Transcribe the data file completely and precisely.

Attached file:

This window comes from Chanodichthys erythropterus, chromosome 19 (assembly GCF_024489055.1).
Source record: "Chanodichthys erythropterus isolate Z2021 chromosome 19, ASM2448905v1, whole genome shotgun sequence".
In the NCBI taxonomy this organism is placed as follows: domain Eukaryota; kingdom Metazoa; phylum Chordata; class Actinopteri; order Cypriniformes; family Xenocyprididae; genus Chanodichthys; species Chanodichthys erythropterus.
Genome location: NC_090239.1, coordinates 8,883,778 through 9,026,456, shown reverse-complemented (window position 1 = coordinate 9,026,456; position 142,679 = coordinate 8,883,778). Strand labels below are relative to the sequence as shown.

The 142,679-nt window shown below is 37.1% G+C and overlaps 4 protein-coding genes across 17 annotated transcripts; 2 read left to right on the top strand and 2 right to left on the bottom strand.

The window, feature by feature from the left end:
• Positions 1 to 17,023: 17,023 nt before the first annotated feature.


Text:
This window comes from Chanodichthys erythropterus, chromosome 19 (assembly GCF_024489055.1).
Source record: "Chanodichthys erythropterus isolate Z2021 chromosome 19, ASM2448905v1, whole genome shotgun sequence".
In the NCBI taxonomy this organism is placed as follows: domain Eukaryota; kingdom Metazoa; phylum Chordata; class Actinopteri; order Cypriniformes; family Xenocyprididae; genus Chanodichthys; species Chanodichthys erythropterus.
Genome location: NC_090239.1, coordinates 8,883,778 through 9,026,456, shown reverse-complemented (window position 1 = coordinate 9,026,456; position 142,679 = coordinate 8,883,778). Strand labels below are relative to the sequence as shown.

The 142,679-nt window shown below is 37.1% G+C and overlaps 4 protein-coding genes across 17 annotated transcripts; 2 read left to right on the top strand and 2 right to left on the bottom strand.

The window, feature by feature from the left end:
• Positions 1 to 17,023: 17,023 nt before the first annotated feature.